Zachariah, in the simplest of terms, enjoyed his twisted rogue's ideals and beliefs, and enjoyed even more telling them to others, especially when they were attempting to question how the world works or playing mind games with him. It was these ideals that staved off fear; fear of death, of torture, of his reputation of thievery one day catching up to him. As far as he was concerned, life was one big game for him to play. Perhaps he would win, perhaps he would lose. In the end, it was all just a game to him.
"You are lying. You could notfind your way out of a room lined with working doors," Irinys replied, scowling vehemently at him. "Now about this crew -- what sort of sailors were they to leave you on your own like that? Were they trying to rob you?"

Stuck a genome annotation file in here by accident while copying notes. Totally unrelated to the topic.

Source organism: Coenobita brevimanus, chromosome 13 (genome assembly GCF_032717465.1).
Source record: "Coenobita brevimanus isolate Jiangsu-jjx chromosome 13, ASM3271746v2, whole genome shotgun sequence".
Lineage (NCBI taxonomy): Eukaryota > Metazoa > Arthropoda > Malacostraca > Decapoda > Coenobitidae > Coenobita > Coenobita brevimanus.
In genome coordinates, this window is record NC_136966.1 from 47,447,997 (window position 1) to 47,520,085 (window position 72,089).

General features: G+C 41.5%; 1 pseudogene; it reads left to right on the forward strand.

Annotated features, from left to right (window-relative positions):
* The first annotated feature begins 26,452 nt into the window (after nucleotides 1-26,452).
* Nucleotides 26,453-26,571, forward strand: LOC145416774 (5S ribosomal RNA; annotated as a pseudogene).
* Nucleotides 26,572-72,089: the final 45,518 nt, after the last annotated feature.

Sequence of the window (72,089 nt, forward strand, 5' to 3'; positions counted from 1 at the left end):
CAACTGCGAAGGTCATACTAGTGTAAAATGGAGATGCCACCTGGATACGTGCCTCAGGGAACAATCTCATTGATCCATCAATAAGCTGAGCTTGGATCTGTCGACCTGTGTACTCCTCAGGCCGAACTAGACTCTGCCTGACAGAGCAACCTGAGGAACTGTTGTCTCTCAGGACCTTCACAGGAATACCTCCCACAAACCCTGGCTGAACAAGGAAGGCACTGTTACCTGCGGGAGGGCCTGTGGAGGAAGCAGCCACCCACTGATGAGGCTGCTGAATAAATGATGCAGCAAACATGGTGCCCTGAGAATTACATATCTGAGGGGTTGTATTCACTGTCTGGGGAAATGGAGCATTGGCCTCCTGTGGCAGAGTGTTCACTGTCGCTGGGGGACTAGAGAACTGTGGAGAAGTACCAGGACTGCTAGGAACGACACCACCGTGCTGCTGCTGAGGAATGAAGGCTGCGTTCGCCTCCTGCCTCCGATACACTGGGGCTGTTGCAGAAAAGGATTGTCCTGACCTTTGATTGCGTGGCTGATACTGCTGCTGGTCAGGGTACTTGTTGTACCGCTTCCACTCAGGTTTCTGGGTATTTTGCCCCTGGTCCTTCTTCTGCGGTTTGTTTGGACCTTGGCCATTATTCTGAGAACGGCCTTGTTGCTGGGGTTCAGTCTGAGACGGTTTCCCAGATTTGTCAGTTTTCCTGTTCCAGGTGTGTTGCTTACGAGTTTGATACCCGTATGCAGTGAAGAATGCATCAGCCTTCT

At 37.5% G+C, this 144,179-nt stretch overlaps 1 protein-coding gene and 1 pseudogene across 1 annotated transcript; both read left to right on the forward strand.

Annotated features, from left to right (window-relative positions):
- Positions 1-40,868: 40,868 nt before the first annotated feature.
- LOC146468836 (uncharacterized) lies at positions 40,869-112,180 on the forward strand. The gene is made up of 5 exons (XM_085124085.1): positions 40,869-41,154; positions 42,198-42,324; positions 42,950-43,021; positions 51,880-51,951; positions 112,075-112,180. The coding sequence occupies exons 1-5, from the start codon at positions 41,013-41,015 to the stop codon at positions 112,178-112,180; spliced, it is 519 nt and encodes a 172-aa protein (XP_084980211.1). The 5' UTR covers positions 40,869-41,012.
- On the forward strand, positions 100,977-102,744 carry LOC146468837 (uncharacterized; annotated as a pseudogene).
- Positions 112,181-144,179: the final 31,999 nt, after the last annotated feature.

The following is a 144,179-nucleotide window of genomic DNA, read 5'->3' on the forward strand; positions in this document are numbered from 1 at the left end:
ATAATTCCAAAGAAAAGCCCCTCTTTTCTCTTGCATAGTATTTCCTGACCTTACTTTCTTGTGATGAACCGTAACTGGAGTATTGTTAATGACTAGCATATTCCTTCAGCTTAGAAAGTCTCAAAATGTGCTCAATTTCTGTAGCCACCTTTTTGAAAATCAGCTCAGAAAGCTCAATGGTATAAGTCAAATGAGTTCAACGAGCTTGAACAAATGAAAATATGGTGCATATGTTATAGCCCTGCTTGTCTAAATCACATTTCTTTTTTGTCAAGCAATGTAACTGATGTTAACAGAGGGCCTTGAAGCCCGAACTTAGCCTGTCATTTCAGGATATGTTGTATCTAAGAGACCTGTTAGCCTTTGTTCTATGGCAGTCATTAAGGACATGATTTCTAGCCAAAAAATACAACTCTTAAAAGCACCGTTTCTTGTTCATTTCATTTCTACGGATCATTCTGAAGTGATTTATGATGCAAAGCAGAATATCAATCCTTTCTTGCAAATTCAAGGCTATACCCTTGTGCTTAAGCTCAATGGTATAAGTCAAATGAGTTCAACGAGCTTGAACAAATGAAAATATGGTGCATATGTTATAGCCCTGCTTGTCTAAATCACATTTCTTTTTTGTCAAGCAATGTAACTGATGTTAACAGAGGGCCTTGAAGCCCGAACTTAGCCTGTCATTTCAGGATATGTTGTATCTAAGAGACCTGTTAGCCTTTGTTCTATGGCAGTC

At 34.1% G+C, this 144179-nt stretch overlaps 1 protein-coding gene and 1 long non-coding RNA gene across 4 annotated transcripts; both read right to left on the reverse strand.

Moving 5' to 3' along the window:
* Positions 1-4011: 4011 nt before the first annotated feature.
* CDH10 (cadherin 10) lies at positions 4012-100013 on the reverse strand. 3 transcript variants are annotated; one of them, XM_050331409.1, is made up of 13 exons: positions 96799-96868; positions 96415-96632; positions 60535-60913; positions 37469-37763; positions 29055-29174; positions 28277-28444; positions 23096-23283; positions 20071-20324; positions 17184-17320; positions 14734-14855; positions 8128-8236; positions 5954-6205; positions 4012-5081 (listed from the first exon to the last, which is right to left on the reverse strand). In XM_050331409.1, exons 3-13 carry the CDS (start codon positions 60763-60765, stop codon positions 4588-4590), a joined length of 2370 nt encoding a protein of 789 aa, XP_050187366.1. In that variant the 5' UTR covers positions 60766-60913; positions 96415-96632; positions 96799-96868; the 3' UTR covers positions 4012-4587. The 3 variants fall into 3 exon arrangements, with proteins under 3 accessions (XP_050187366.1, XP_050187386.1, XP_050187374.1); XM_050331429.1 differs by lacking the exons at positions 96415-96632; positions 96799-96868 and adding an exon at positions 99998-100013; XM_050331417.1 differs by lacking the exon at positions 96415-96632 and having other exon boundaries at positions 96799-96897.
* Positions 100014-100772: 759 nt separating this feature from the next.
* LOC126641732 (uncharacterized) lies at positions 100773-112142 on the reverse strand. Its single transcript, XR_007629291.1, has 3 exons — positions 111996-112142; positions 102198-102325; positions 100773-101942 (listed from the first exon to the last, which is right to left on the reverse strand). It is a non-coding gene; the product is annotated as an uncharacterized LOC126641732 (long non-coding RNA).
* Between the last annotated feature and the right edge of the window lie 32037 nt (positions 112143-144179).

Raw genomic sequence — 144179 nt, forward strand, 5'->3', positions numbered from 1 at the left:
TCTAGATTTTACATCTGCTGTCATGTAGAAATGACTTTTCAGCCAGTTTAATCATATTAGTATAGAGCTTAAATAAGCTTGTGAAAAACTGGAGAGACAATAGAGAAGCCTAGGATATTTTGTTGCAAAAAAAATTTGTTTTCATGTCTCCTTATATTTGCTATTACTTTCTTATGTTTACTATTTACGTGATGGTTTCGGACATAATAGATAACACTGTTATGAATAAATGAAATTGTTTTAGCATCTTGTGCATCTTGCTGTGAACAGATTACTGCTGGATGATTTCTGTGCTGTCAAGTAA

The question was relaly beating around the bush -- she did not know the word to define pirates. She had not sailed in a ship for as long as she could remember -- and that was a long time. Besides, the Creator had never mentioned pirates to her, or to any of her sisters. It was no wonder that she did not know of them.
"I'm a thief, dear girl. I have escaped from more people than living things you have killed in your life. And I couldn't find my way out of a room lined with working doors if, indeed, all these doors lead only to a solid wall." Zachariah said with a slight chuckle. He thought how best to describe this to her, and then spoke. "Well, as it would turn out I had stolen from a large amount of the crew, including the captain, so they wanted me dead and also wanted all my nice things. He was very direct with the way he put it, in calling me over and attempting to drive a shortsword through my chest when I turned around."